Many neighborhoods across the Twin Cities region are characterized by a strong cultural identity where people of a particular race, culture, or ethnicity come together to share language, food, customs, and resources. These communities exist because people choose to live near family and friends who share their cultural identity. They also exist because of structural racism. In this context, communities of color and American Indian communities in particular often organize in specific geographies as a means of preservation and resistance.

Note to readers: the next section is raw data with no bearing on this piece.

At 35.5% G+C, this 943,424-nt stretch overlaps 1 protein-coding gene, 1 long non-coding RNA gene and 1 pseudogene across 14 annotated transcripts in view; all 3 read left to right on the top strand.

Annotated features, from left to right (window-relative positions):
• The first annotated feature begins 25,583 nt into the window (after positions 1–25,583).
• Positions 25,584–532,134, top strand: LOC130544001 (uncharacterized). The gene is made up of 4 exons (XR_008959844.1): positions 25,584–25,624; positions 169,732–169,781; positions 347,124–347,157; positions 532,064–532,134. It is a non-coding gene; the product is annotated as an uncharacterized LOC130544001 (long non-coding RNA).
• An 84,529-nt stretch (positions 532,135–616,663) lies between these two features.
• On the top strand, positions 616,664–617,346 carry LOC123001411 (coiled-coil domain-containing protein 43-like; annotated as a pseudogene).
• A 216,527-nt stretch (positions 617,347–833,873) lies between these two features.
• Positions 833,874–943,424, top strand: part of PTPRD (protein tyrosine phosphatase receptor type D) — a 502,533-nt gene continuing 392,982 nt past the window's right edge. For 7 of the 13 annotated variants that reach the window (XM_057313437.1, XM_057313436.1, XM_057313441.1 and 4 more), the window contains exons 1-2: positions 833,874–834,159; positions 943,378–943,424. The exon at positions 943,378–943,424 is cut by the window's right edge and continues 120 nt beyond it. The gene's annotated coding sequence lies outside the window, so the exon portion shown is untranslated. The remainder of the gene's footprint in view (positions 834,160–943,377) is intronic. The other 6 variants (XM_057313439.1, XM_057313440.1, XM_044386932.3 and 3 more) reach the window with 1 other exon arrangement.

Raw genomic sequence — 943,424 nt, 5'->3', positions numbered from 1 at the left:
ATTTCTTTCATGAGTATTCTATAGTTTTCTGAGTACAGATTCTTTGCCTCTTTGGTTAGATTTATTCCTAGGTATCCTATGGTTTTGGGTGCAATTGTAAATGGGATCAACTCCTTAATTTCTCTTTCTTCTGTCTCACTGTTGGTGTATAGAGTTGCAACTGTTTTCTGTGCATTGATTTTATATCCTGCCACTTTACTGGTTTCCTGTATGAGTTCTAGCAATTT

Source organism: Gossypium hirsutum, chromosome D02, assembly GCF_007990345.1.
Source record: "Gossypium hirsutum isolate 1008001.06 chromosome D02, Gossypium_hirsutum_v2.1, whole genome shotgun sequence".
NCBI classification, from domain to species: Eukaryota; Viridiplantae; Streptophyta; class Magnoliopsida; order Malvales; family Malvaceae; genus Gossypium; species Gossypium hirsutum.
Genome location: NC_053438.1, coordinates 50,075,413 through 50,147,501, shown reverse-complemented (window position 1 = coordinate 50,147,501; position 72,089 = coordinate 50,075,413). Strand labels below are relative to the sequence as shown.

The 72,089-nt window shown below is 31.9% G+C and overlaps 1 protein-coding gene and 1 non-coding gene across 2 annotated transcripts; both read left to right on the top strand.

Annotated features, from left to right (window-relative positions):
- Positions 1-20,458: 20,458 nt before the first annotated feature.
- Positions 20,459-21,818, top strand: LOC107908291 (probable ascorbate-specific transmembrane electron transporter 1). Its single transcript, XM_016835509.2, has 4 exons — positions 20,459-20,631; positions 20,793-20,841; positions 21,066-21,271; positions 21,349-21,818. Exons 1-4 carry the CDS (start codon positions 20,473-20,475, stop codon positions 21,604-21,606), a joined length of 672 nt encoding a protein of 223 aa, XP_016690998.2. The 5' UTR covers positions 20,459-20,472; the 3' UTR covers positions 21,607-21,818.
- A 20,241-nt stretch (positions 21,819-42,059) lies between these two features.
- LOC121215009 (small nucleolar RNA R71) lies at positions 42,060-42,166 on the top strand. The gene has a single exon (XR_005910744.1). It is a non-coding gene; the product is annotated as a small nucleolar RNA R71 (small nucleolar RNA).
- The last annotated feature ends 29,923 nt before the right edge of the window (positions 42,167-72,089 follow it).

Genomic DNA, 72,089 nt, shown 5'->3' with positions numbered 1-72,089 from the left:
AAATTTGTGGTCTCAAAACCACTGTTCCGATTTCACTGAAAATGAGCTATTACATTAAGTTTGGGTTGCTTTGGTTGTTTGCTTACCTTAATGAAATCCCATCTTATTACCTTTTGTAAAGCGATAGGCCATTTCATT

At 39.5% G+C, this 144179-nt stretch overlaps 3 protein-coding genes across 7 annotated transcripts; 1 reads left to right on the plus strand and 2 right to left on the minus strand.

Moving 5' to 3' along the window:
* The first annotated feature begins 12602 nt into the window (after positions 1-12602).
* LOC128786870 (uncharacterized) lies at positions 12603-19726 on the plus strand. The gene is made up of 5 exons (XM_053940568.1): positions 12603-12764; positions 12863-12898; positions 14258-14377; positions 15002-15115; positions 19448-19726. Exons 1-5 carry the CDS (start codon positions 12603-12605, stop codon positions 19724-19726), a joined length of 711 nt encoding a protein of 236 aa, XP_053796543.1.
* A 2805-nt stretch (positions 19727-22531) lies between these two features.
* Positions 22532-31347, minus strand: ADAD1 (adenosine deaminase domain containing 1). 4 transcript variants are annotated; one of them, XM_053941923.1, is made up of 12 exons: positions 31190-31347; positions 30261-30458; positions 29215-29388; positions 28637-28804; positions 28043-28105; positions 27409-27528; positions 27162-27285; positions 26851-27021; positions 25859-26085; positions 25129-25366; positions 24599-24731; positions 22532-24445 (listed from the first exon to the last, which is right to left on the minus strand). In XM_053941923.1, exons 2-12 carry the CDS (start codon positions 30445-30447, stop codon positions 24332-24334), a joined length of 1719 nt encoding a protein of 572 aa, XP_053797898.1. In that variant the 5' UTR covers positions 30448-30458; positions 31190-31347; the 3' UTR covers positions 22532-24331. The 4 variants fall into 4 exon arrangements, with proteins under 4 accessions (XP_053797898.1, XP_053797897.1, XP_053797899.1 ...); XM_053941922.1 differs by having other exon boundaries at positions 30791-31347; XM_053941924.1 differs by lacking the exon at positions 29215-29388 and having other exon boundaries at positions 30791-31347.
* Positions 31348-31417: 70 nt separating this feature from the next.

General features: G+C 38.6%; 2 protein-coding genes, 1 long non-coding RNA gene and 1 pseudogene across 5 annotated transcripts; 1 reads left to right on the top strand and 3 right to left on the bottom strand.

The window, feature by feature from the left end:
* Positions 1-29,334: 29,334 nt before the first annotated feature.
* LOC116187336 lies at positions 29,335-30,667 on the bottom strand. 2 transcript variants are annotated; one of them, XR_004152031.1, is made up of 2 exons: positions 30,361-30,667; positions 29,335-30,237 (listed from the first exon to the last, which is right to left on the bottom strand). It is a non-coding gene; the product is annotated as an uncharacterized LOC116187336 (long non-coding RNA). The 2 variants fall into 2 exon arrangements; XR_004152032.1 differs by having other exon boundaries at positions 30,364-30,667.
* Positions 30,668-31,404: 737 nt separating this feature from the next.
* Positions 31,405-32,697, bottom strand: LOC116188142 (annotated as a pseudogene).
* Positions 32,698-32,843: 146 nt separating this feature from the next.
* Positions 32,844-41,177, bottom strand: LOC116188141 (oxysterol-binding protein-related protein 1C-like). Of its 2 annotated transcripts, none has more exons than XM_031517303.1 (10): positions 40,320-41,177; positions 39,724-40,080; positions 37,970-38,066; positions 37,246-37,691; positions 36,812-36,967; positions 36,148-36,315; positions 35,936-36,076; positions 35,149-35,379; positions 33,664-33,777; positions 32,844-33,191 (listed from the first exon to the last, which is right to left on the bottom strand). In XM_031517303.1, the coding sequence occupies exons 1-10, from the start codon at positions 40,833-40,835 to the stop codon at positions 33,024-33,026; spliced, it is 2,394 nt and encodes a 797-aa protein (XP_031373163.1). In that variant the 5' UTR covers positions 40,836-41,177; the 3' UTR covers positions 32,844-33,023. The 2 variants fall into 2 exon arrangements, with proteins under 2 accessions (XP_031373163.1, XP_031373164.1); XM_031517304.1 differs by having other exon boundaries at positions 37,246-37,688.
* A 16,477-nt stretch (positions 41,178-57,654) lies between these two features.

The creation of cultural corridors is an intentional, strategic effort to build upon the naturally expressed assets of communities that have gravitated to an area due to choice or exclusion. These corridors are efforts to build healthier communities defined by wealth, access to art and food, revitalized public space, and the ability to thrive in the face of displacement.